Peter Sagan (Tinkoff-Saxo) finished second behind Jens Debusschere (Lotto Soudal) in the crash-affected Tirreno-Adriatico sprint in Cascina but found consolation for yet another placing by moving up to second overall in the same time as stage 1 time trial winner Adriano Malori (Movistar).
He could take the race lead at the end of Friday’s third stage to Arezzo if he finishes in the top three and collects one of the 10, 6 or 4-second time bonuses.
Sagan has racked up 10 top-10 placing so far this season, including three second places, but he has yet to win a race. He does not seem to be feeling the pressure to land his first victory for Tinkoff-Saxo but the Russian team would no doubt let out a collective sigh of relief and celebrate if the Slovakian prodigy finally delivered in Arezzo.
Sagan won on the uphill finish in the ancient Tuscan town centre in the 2014 edition of Tirreno-Adriatico, giving a master class in sprinting by charging clear of Michal Kwiatkowski, Simon Clarke and Philippe Gilbert. It was his second win of 2014 and confirmed he was on form for the Classics. He is hoping for a similar sign this year.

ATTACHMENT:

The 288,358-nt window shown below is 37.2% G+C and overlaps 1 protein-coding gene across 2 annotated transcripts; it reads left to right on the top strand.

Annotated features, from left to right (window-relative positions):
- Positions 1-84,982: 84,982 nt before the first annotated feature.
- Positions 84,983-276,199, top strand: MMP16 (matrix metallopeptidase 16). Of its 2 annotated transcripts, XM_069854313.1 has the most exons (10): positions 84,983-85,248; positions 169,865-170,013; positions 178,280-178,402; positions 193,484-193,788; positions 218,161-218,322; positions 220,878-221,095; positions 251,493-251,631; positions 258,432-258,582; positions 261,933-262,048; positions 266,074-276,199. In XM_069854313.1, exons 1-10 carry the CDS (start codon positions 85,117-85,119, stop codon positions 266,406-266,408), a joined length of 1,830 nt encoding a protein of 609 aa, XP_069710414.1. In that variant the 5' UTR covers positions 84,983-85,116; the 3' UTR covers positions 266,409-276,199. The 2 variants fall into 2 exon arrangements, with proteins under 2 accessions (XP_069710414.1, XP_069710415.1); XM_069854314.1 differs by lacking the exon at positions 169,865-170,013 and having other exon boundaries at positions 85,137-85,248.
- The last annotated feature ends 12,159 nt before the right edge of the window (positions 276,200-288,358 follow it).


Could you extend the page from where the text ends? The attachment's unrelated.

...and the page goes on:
“Unfortunately, I finished second in the sprint but I feel my form is getting better. I think my stage could come tomorrow,” he said after pulling on the best young rider’s white jersey, which he will wear during Friday’s stage.
“Second is always better than third or fourth… I went for it but then the guy who won (Debusschere) moved across slightly and we touched wheels and I stopped pedalling. I went again but it was a crazy sprint. Today, it was very important to stay out of trouble and we had to be very attentive to avoid crashes and injuries. I will go into the third stage standing second overall and we will see what happens.”
Sagan will have special support from teammate Daniele Bennati, who comes from Arezzo and knows every inch of the finishing circuit that the riders cover five times during the 213km stage.